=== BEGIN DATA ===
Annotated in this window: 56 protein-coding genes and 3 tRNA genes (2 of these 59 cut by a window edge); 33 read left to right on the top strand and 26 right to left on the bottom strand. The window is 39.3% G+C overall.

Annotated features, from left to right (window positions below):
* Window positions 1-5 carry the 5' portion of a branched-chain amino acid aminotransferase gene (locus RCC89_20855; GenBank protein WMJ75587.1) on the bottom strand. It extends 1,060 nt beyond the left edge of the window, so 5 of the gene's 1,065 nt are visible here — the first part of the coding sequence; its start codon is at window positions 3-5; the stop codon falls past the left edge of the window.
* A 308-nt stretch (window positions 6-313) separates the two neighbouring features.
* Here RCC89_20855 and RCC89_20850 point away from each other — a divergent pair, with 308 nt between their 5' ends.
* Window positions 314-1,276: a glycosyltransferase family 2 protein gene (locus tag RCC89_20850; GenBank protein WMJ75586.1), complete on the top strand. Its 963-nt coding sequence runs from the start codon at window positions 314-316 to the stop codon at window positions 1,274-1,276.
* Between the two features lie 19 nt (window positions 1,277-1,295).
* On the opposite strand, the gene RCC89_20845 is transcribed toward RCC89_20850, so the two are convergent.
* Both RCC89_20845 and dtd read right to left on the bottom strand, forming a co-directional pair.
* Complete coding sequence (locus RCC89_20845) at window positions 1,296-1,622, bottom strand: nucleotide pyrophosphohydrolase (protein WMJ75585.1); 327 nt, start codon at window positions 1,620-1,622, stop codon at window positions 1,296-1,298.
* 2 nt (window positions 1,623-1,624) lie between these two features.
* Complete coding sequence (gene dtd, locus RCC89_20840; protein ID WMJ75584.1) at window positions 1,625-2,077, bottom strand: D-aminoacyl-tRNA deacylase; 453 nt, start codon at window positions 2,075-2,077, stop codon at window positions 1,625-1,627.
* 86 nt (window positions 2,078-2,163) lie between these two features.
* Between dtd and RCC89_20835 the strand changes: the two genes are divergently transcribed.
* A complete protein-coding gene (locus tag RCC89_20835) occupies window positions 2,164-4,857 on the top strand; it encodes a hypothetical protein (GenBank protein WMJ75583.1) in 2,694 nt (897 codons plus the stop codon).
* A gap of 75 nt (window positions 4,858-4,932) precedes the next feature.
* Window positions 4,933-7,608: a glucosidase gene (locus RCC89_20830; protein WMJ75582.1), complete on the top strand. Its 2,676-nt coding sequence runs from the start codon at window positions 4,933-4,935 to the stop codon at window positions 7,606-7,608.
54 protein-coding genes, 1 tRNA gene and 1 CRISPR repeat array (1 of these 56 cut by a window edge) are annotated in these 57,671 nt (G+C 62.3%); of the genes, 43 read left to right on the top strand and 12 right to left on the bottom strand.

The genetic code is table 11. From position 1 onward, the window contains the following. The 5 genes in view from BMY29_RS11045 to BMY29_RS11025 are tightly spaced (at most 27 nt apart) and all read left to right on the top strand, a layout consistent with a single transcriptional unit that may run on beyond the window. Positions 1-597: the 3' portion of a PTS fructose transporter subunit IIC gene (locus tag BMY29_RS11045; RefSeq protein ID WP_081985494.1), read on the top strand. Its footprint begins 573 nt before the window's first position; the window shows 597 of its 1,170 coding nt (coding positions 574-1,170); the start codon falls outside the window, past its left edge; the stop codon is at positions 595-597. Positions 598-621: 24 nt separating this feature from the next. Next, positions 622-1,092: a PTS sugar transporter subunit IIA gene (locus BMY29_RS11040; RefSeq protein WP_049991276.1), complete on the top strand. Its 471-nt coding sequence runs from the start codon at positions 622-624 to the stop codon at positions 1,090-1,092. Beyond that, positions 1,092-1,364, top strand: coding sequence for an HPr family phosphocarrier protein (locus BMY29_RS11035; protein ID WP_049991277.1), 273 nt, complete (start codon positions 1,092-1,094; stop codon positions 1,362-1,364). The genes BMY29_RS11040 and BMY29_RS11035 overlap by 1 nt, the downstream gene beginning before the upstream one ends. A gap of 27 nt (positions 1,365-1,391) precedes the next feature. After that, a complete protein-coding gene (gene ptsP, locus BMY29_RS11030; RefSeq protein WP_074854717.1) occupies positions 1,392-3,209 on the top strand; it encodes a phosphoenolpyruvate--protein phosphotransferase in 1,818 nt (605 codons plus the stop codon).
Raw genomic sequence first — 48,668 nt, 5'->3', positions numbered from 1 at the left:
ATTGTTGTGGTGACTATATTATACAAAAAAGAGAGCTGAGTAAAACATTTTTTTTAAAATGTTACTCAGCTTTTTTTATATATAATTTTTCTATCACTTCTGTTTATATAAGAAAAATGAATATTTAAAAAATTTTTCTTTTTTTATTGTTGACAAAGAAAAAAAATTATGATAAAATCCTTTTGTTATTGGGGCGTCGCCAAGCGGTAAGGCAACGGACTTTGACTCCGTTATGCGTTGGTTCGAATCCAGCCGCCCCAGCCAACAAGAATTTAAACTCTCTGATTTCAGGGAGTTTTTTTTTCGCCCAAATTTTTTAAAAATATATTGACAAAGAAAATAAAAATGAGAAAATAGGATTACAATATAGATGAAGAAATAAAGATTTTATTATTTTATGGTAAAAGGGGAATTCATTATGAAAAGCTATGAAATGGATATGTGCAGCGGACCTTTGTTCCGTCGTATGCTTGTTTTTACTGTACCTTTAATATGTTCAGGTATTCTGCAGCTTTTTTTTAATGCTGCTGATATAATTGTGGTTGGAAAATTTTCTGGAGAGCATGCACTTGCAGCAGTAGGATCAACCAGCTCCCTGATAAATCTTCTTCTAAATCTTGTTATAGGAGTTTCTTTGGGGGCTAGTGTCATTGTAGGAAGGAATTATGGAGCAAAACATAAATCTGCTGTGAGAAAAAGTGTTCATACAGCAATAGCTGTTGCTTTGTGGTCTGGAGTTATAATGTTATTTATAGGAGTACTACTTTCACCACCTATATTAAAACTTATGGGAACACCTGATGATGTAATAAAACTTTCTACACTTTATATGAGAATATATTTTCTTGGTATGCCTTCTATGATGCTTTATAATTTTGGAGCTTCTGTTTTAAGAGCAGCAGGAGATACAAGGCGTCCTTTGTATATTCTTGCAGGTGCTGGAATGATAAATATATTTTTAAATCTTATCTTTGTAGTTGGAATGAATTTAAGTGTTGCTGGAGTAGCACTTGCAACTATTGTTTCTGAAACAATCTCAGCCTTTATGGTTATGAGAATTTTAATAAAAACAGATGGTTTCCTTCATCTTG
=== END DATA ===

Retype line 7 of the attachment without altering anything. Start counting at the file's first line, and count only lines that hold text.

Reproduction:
* Between the two features lie 19 nt (window positions 1,277-1,295).